Said the Almond to the Raisin,
Don't you think we ought to marry?
I am sure 'twould be as well,
though you have lost your juices,
and I have lost my shell.
from Dining Room and Kitchen, 1894
I am not a lucky person. In fact, most who know me personally, would agree that Murphy's law was written specifically with me in mind. Whenever something goes well for me, it's usually because I have worked hard for it. But, last week, the stars must have been lined up for me, because I won fun stuff in not one, but two blog giveaways. Subby, over at his blog, B. C. E., offered a prize to whoever guessed the gizmo attached to his car's gear shift. I supposed it was something to do with a submarine, from his Navy days, and happened to be right. He knows how much I adore vintage books, so he was sweet enough to send me Dining Room and Kitchen, Practical Housekeeping for the American Housewife, by Grace Townsend, Monarch Book Company, 1894. The fun thing about this big fat vintage book, was all great steel point illustrations and a bonus section of handwritten personal recipes from the previous owner of the book, Sarah E. Burleigh.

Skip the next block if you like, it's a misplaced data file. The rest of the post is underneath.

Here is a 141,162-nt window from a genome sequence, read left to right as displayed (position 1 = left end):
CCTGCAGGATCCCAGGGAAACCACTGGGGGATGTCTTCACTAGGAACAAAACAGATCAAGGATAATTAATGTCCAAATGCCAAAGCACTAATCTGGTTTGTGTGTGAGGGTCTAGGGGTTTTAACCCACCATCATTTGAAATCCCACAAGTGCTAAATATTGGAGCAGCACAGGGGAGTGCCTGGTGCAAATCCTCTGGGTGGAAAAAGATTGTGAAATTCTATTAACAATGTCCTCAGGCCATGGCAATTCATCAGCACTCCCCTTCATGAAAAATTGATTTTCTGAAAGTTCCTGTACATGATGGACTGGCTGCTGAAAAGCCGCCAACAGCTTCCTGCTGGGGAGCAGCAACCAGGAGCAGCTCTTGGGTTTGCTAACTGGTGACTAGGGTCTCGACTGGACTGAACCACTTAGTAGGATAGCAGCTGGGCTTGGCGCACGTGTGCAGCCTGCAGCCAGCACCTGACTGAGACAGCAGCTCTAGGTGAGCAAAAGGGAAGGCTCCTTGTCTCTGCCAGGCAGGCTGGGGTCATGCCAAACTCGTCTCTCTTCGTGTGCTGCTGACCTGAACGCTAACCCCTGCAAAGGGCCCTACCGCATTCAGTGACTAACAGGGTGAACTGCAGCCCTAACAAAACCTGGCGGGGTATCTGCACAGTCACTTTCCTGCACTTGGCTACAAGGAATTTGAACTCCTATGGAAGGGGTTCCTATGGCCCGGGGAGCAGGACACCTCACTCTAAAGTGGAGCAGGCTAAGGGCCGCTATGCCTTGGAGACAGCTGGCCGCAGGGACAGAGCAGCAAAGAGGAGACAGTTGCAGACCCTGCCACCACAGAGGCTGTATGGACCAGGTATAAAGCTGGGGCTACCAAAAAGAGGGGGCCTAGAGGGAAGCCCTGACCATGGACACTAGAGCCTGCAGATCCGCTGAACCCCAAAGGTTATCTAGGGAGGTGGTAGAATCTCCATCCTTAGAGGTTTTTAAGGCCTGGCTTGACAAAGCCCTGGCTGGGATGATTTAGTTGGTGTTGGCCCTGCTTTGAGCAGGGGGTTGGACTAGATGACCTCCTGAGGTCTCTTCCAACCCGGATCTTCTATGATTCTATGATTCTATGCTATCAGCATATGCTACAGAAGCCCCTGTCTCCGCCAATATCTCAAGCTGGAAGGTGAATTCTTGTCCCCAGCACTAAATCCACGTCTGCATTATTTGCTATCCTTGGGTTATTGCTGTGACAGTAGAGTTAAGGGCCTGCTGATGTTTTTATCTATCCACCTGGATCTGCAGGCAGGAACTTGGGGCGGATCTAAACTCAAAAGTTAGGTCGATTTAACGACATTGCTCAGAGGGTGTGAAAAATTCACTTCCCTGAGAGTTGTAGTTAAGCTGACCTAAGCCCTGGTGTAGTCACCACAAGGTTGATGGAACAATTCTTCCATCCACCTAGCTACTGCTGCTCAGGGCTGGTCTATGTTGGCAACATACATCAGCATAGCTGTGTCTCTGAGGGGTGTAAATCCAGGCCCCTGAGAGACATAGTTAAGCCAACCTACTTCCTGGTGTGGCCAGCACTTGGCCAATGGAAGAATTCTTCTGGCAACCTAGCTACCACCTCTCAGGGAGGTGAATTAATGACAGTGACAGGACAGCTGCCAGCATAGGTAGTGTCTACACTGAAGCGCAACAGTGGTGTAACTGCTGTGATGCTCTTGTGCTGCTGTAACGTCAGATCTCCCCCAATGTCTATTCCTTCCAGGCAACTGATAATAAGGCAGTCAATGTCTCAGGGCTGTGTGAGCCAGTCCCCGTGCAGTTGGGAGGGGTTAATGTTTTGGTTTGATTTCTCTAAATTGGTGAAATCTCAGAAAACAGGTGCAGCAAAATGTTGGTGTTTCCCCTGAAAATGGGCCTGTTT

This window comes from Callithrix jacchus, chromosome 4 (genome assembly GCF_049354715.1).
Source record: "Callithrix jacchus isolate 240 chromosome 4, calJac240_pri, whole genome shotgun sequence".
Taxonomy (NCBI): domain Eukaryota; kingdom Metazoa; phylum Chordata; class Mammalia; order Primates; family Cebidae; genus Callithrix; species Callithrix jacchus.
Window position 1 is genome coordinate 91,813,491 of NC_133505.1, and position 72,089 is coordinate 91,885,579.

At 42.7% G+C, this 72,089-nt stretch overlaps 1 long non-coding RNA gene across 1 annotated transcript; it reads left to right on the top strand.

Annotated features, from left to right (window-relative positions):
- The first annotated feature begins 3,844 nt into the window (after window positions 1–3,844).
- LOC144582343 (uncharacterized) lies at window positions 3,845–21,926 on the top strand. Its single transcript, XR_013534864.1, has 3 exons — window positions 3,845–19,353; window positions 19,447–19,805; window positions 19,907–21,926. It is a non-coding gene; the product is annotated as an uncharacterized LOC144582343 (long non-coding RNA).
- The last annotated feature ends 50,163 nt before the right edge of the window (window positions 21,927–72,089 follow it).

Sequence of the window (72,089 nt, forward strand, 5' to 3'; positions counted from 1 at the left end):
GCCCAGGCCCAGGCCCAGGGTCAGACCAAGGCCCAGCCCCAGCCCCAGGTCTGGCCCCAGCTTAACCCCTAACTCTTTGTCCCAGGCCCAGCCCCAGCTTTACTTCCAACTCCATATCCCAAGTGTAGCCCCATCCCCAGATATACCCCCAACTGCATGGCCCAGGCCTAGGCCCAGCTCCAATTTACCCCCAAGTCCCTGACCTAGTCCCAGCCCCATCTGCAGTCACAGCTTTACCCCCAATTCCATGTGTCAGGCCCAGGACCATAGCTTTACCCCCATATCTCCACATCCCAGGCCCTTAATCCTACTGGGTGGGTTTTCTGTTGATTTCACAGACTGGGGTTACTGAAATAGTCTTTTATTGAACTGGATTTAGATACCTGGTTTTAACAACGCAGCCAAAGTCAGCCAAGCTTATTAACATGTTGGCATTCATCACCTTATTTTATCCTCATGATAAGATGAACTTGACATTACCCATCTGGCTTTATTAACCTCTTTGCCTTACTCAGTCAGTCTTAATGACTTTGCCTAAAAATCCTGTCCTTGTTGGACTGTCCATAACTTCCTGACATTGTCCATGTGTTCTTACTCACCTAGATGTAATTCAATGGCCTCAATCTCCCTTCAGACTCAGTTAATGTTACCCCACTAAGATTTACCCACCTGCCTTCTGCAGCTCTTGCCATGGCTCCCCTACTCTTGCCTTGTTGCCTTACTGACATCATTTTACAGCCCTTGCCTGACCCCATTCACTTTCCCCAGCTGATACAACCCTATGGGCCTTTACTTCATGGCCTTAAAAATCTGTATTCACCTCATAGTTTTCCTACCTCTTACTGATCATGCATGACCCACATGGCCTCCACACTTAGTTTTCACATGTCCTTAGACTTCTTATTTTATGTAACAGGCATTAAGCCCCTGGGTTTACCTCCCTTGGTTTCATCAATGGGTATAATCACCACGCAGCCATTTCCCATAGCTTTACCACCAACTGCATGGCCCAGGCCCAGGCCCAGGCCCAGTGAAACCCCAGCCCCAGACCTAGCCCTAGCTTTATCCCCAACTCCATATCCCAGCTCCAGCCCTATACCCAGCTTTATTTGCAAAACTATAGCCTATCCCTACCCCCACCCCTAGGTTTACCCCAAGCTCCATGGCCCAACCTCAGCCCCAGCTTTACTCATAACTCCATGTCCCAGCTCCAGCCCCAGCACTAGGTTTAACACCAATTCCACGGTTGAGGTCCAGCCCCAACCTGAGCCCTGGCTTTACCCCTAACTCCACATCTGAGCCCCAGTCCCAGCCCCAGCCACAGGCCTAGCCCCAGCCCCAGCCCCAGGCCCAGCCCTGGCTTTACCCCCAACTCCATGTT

One of her recipes was something called "Plain Pudding" which I thought would be fun to try. It was, indeed, very plain, but dense and moist, and tasted something like gingerbread, without the ginger or sugar. I served it with a drizzle of pure maple syrup, and as I ate it, imagined the Burleigh family eating this very thing a hundred years ago, maybe with fresh peaches and cream on a sultry August evening. I often wonder if anyone will think of me, a hundred years from now, about my thoughts, words, recipes, my face.
Anyway, here's the odd little recipe. It was fun trying it, although I must admit, it is not something I will make again, but I am pondering you today, dear Sarah Burleigh, God rest your soul. Your memory lingers on.
1 cup sour cream
1/2 cup molasses
1/2 cup melted butter
2 cups flour
1/2 tsp soda
1 tsp salt
a little milk
Beat until light
and bake in a buttered mold 1/2 hour.